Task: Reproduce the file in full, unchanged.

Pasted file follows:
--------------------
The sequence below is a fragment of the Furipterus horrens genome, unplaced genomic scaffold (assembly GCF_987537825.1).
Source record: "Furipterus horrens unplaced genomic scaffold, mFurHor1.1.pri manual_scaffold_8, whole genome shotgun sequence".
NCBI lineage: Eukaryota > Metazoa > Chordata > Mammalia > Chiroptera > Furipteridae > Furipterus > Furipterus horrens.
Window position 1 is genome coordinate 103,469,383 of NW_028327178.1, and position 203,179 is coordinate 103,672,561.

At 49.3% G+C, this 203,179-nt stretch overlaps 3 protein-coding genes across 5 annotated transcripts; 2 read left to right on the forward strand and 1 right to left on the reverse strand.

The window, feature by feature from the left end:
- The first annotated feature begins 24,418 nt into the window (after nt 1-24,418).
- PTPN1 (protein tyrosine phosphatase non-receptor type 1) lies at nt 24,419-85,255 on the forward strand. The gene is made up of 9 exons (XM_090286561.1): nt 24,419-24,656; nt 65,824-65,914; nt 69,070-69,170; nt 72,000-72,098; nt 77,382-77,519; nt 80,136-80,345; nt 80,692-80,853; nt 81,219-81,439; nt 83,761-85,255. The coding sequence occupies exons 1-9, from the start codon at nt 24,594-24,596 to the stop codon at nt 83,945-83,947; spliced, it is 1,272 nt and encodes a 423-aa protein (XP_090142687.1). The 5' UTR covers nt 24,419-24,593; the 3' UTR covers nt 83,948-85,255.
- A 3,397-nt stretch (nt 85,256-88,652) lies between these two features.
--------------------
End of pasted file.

The sequence below is a fragment of the Furipterus horrens genome, unplaced genomic scaffold (assembly GCF_987537825.1).
Source record: "Furipterus horrens unplaced genomic scaffold, mFurHor1.1.pri manual_scaffold_8, whole genome shotgun sequence".
NCBI lineage: Eukaryota > Metazoa > Chordata > Mammalia > Chiroptera > Furipteridae > Furipterus > Furipterus horrens.
Window position 1 is genome coordinate 103,469,383 of NW_028327178.1, and position 203,179 is coordinate 103,672,561.

At 49.3% G+C, this 203,179-nt stretch overlaps 3 protein-coding genes across 5 annotated transcripts; 2 read left to right on the forward strand and 1 right to left on the reverse strand.

The window, feature by feature from the left end:
- The first annotated feature begins 24,418 nt into the window (after nt 1-24,418).
- PTPN1 (protein tyrosine phosphatase non-receptor type 1) lies at nt 24,419-85,255 on the forward strand. The gene is made up of 9 exons (XM_090286561.1): nt 24,419-24,656; nt 65,824-65,914; nt 69,070-69,170; nt 72,000-72,098; nt 77,382-77,519; nt 80,136-80,345; nt 80,692-80,853; nt 81,219-81,439; nt 83,761-85,255. The coding sequence occupies exons 1-9, from the start codon at nt 24,594-24,596 to the stop codon at nt 83,945-83,947; spliced, it is 1,272 nt and encodes a 423-aa protein (XP_090142687.1). The 5' UTR covers nt 24,419-24,593; the 3' UTR covers nt 83,948-85,255.
- A 3,397-nt stretch (nt 85,256-88,652) lies between these two features.